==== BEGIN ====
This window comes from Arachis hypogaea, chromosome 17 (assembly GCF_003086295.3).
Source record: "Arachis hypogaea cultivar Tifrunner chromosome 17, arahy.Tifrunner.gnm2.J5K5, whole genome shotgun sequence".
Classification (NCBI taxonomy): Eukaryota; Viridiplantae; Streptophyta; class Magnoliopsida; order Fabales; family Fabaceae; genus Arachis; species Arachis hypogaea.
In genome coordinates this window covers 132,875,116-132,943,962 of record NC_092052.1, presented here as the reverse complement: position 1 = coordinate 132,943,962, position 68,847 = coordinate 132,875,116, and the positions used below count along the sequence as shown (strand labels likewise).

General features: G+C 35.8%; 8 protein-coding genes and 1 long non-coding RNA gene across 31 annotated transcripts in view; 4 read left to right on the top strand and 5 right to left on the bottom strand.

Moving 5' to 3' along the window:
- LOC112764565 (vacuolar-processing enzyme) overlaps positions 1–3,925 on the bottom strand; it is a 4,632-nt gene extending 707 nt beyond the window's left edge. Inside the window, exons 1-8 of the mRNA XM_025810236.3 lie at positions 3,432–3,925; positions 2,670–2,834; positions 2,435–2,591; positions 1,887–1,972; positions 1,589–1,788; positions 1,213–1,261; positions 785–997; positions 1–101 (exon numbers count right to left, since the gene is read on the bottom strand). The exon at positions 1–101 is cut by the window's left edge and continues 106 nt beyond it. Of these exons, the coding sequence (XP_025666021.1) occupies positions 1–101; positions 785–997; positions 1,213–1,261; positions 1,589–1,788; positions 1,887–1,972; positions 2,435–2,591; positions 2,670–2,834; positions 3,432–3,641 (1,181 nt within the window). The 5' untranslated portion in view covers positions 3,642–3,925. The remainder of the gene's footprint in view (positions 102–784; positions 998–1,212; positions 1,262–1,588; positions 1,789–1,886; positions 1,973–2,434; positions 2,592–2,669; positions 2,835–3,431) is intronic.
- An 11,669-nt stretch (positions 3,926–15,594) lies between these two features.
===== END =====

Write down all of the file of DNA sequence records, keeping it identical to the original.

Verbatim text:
This window comes from Arachis hypogaea, chromosome 17 (assembly GCF_003086295.3).
Source record: "Arachis hypogaea cultivar Tifrunner chromosome 17, arahy.Tifrunner.gnm2.J5K5, whole genome shotgun sequence".
Classification (NCBI taxonomy): Eukaryota; Viridiplantae; Streptophyta; class Magnoliopsida; order Fabales; family Fabaceae; genus Arachis; species Arachis hypogaea.
In genome coordinates this window covers 132,875,116-132,943,962 of record NC_092052.1, presented here as the reverse complement: position 1 = coordinate 132,943,962, position 68,847 = coordinate 132,875,116, and the positions used below count along the sequence as shown (strand labels likewise).

General features: G+C 35.8%; 8 protein-coding genes and 1 long non-coding RNA gene across 31 annotated transcripts in view; 4 read left to right on the top strand and 5 right to left on the bottom strand.

Moving 5' to 3' along the window:
- LOC112764565 (vacuolar-processing enzyme) overlaps positions 1–3,925 on the bottom strand; it is a 4,632-nt gene extending 707 nt beyond the window's left edge. Inside the window, exons 1-8 of the mRNA XM_025810236.3 lie at positions 3,432–3,925; positions 2,670–2,834; positions 2,435–2,591; positions 1,887–1,972; positions 1,589–1,788; positions 1,213–1,261; positions 785–997; positions 1–101 (exon numbers count right to left, since the gene is read on the bottom strand). The exon at positions 1–101 is cut by the window's left edge and continues 106 nt beyond it. Of these exons, the coding sequence (XP_025666021.1) occupies positions 1–101; positions 785–997; positions 1,213–1,261; positions 1,589–1,788; positions 1,887–1,972; positions 2,435–2,591; positions 2,670–2,834; positions 3,432–3,641 (1,181 nt within the window). The 5' untranslated portion in view covers positions 3,642–3,925. The remainder of the gene's footprint in view (positions 102–784; positions 998–1,212; positions 1,262–1,588; positions 1,789–1,886; positions 1,973–2,434; positions 2,592–2,669; positions 2,835–3,431) is intronic.
- An 11,669-nt stretch (positions 3,926–15,594) lies between these two features.